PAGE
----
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“Duo”: behind the scenes of the setting

The exhibition dedicated to Niki de Saint Phalle and Jean Tinguely “Duo. Anime ribelli, spiriti gemelli. Destini intrecciati nell’arte”, set up into our exhibition spaces from 18th October to 18th December 2015. It was created with a specific purpose: to present to the public these artists through their couple dimension, emphasizing on one hand the complementary nature of their art, to the other the opposition of their characters and their styles, re-proposing through their works the constant game of opposition and attraction that characterized their artistic life and love.

The whole exhibition turns around this concept of duality, for which we decided to create an innovative setting – a sharp break with our experiences – to go beyond the mere exhibition and include the works within a context conceived first as a story.

But let the person who has followed the exhibition from the beginning, the architect Eleonora Castagnetta Botta, tell us how the project was born. As well as explain its main features.

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What is the main idea of this setting?

This exhibition was inspired by the reading of two personalities as artistic couple and then, by the desire to offer a wing where the works could constantly dialogue, counterpose, the pinnacle is the key element, the trailhead.

The V, that even in mathematical terms means set union, is the three-dimensional support to face the setting up path. We found it repeated at the entrance as an invitation to proceed towards the main exhibition hall. Then again in the access threshold of the main room and in the sidewalls, to accommodate drawings and collages of both artists.

The topic of the diagonal where all the sculptures are aligned leads the public to an overall view of the two artists, investigation that ends with one last small room illuminated with lamps realized by the same artists and a video showing the realization of an exhibited work.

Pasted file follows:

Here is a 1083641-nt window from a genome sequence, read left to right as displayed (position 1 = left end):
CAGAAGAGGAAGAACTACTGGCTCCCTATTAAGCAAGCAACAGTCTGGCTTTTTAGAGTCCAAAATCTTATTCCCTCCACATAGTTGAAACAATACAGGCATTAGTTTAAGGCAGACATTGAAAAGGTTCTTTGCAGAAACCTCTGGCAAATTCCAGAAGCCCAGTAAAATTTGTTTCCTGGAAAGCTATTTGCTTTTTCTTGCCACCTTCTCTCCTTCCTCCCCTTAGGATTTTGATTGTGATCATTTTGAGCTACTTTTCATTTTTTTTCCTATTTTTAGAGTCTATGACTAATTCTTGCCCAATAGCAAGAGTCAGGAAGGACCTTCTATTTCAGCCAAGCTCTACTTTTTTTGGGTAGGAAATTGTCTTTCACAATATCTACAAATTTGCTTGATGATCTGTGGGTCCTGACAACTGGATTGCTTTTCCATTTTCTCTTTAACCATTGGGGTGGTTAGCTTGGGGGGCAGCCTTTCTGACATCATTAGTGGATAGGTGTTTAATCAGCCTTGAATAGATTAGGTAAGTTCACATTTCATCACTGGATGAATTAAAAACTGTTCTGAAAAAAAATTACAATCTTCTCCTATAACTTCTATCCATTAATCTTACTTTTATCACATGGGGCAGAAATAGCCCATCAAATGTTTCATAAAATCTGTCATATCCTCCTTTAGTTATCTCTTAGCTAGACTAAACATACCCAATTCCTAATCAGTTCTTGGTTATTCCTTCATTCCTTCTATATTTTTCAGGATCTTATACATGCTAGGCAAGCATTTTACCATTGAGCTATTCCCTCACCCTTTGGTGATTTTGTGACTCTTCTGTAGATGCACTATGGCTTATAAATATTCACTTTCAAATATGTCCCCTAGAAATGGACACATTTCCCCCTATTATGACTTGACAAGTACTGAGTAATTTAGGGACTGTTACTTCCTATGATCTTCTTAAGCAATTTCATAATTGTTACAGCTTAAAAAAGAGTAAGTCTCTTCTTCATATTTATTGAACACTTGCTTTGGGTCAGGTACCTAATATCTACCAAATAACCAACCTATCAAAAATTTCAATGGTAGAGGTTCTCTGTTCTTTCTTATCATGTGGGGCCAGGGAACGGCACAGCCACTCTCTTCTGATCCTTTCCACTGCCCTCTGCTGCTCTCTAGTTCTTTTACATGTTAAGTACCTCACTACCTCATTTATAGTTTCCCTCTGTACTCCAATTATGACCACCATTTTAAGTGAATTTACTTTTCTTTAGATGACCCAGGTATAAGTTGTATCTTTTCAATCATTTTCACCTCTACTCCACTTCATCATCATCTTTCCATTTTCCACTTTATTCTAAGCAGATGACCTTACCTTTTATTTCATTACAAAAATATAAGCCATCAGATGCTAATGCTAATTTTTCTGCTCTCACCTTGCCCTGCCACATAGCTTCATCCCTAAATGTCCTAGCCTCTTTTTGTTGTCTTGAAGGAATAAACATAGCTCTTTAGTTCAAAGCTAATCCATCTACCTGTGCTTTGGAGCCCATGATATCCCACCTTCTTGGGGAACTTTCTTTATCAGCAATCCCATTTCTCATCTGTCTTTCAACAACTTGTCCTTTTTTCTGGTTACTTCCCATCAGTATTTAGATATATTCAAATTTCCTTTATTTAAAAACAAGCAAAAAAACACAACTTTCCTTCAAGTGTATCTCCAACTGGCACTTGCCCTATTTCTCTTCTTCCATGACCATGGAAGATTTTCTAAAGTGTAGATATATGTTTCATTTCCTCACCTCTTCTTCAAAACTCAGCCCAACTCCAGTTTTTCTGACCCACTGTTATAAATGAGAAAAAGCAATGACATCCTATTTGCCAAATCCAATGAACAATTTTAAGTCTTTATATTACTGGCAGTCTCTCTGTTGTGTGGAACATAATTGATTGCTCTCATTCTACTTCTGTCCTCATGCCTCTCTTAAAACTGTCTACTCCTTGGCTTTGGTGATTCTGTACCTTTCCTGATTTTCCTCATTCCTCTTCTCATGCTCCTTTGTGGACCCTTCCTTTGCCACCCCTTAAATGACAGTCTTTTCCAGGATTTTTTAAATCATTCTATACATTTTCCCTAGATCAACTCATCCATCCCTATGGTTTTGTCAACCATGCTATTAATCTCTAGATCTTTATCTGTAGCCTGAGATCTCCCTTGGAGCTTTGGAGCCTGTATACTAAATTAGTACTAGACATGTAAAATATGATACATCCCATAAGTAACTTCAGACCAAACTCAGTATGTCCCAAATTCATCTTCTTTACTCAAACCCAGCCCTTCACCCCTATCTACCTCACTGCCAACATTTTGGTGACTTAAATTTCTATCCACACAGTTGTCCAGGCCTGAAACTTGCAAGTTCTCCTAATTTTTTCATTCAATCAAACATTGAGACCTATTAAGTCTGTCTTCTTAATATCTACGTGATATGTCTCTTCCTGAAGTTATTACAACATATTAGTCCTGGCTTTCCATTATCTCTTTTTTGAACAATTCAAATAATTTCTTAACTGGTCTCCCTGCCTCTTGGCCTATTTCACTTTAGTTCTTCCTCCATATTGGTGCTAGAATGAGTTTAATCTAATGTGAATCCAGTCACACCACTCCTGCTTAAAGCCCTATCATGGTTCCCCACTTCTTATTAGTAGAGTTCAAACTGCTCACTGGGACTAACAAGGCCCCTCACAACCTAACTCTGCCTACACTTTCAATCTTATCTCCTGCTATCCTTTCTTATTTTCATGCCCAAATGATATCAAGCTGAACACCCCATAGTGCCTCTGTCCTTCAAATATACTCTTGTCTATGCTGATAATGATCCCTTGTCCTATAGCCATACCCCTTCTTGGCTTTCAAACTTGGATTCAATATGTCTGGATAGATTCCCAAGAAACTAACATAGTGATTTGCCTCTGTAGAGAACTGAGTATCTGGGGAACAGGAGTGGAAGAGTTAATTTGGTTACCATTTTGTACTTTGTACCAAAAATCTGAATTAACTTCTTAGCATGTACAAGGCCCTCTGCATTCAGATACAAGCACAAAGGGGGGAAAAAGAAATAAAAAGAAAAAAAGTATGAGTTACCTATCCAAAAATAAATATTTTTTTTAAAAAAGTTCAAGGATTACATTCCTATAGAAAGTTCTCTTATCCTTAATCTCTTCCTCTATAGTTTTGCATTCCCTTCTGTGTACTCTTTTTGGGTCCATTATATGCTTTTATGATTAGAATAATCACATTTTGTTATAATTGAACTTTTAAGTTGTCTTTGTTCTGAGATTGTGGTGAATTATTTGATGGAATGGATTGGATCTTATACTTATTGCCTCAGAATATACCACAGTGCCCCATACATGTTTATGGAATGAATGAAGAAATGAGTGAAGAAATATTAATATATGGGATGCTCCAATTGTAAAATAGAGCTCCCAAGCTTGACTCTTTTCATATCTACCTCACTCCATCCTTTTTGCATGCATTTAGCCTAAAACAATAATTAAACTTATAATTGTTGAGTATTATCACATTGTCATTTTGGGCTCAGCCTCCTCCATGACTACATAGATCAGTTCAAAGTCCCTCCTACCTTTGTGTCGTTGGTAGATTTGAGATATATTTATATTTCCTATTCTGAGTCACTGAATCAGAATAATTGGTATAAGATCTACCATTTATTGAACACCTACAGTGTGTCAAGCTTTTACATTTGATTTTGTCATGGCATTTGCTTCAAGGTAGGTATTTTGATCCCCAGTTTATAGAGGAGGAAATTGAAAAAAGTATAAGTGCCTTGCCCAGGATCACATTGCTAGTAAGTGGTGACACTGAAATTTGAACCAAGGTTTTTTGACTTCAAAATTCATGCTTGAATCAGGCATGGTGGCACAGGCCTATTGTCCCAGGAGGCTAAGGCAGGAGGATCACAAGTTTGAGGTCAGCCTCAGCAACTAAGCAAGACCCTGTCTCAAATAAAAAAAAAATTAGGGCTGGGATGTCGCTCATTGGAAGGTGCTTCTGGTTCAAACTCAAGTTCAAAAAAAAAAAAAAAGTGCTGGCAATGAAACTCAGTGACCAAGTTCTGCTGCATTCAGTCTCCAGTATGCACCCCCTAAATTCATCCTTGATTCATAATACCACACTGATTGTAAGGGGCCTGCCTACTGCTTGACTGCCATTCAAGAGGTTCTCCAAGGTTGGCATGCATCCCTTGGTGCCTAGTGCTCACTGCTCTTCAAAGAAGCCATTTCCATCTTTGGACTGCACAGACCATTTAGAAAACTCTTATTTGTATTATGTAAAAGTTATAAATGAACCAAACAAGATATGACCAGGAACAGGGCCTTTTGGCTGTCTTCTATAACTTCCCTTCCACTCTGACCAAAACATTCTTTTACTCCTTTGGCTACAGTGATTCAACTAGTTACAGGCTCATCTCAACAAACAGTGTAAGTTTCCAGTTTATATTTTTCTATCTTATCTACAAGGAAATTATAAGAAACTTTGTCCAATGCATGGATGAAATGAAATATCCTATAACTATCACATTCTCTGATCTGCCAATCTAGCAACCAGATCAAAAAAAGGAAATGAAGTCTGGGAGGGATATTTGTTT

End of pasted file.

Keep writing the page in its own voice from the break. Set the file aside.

How did you choose to return to the viewer the idea of the couple Niki/Jean?

The concept of the couple is the subject of this exhibition: to converge to an artistic unicum, a “Duo” where the eye of one scrutinizes, investigates and comments on the work of the other, means finding complementarity and harmony between two different ways of working.

Then, the title of the exhibition at the beginning of the expositive path crowns two serpent chairs realized by Niki de Saint Phalle: two thrones for two great artists, who snakes seem lightly touch as their hands.

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What do Niki de Saint Phalle and Jean Tinguely represent for your personal story?

My personal story starts in Sicily, where you can closely feel the echo of the historical moment lived by Niki and Jean with artists such as Carla Accardi or Pietro Consagra.

However, my acquaintance with the two artists was sealed in 2004 from the entrance as a student at the Academy of Architecture in Mendrisio, under the eye of the imposing “Oiseau amoreux” by Niki de Saint Phalle.

Thereafter, the visit to the Tinguely Museum in Basel and the its architectural design created by my father in law, the architect Mario Botta, gave me one more reason to study and appreciate these two artists which are personally connected to our family.

 

How would you synthesize the relationship between architecture and art?

Both the architecture and the arts in general are the mark of their own time, and they always represent for a particular period of history the will and thought of a man, an architect, an artist.

The relationship between art and architecture is concretized in a museum, as well as between music and architecture in a theater or even between faith and architecture in a place of worship and so on. Therefore, it is clear how the quality of a museum space becomes a mirror of history, of the contingency.

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